Alison spoke to the 1st target point for the Lobby (Support military intervention only with explicit authorisation by the Security Council). He strongly supported the NATO intervention in Kosovo and has visited there since the conflict ended. He is Chair of London Southeast Aid to Kosovo, accepting civic responsibility to help with reconstruction following the bombing. Having seen the need there, he encouraged DfID to send more support to the area than they otherwise would have. He regards that conflict as a watershed in international relations. The need for peace and stability in the Balkans was recognised as a priority although there was no economic interest at stake, such as oil in the case of Iraq. A line had to be drawn in the sand — the European Union was built on democratic principles and we could not allow what was happening in Kosovo on our doorstep. And it was something we could act on, unlike some conflicts in other parts of the world. It had been right to stop what was going on — he had seen evidence of atrocities — one had to say No and stop it.

Alison spoke of the primacy of the Security Council and how NATO’s action had undermined its authority and so the foundations of international law — she gave him a sheet summarising those points and including two paragraphs from Kofi Annan’s 1999 Annual Report saying “enforcement actions without SC authorization threaten the very core of the international system”. He acknowledged that it would have been better to have explicit authorisation for the NATO action in FRY(Federal Republic of Yugoslavia)/Kosovo. It was easier to demonstrate the legitimacy of military intervention with a SC resolution. NATO’s independent action should not be taken as a precedent for the future. We are faced with a very big question here, and no answer as yet.

The veto power presents an obvious difficulty. He visited Russia as well as the Balkans this year and asked a question at Prime Minister’s Question Time in that connection. He could understand the historical reasons why the Russians opposed the NATO action. The Chinese on the other hand had a purely Realpolitik motivation: Macedonia had recognised the state of Taiwan not long before this crisis arose, and Taiwan was investing quite heavily in Macedonia. The Chinese had no wish to support a policy which would give comfort to Macedonia.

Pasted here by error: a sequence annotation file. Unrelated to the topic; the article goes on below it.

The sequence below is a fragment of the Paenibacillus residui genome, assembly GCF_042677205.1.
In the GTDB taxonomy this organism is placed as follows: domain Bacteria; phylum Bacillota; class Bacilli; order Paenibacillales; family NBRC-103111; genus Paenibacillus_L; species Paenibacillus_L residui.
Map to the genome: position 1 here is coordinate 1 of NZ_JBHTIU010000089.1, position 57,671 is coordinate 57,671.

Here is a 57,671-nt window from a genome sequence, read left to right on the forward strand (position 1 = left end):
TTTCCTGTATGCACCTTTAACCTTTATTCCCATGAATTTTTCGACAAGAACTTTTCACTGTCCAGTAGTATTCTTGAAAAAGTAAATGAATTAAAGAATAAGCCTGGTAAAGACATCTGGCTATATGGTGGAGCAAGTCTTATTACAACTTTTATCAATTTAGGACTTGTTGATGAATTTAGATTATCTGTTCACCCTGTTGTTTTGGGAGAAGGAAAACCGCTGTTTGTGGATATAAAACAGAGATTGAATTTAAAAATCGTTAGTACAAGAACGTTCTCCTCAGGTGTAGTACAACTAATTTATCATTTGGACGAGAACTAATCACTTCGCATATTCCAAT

Given deadlock in the Security Council in such a situation (gross violations of human rights), he felt that it was unacceptable to take no action at all. He agreed that the Security Council needs to be reformed to be able to deal more effectively with such cases. He added that there was some justification for the NATO action in Security Council resolutions, if not as clear and explicit as desirable.

He said Kofi Annan is an enormous asset to the UN, articulating to the world what is going on. In his Letters from Kosovo, George Robertson had quoted Kofi Annan many times.


Further Conversation: Maisie raised the question of Depleted Uranium/DU Weapons in Iraq, and the deaths of so many children “as a direct result of sanctions”. DU weapons had caused an epidemic of cancer in Iraq. There was an environmental disaster in Kosovo too, including the use of DU weapons. How could he support such action and say he cared about the people there? It seemed incoherent. Roger replied that on the contrary it was “a reasoned reaction”. He could understand where Maisie was coming from but he saw his approach as coherent. Hungary is now asking for more European Aid to clear rubble from the Danube — the need for environmental clean-up is important and can’t be forgotten. On DU weapons he has had information and reassurances — that the sums used were “very small, for specific reasons”, to do with breaking through very hard protective casing on tanks. Dorothy picked up the “what else could have been done?” point and said Bruce Kent claimed total sanctions should have been tried first. Roger responded “As in Iraq?” and the difficulty was acknowledged. Sarah pointed out that he had been to Kosovo but not the FRY. There has been terrible damage there, and sanctions are preventing rebuilding. She is very concerned about the state of the FRY.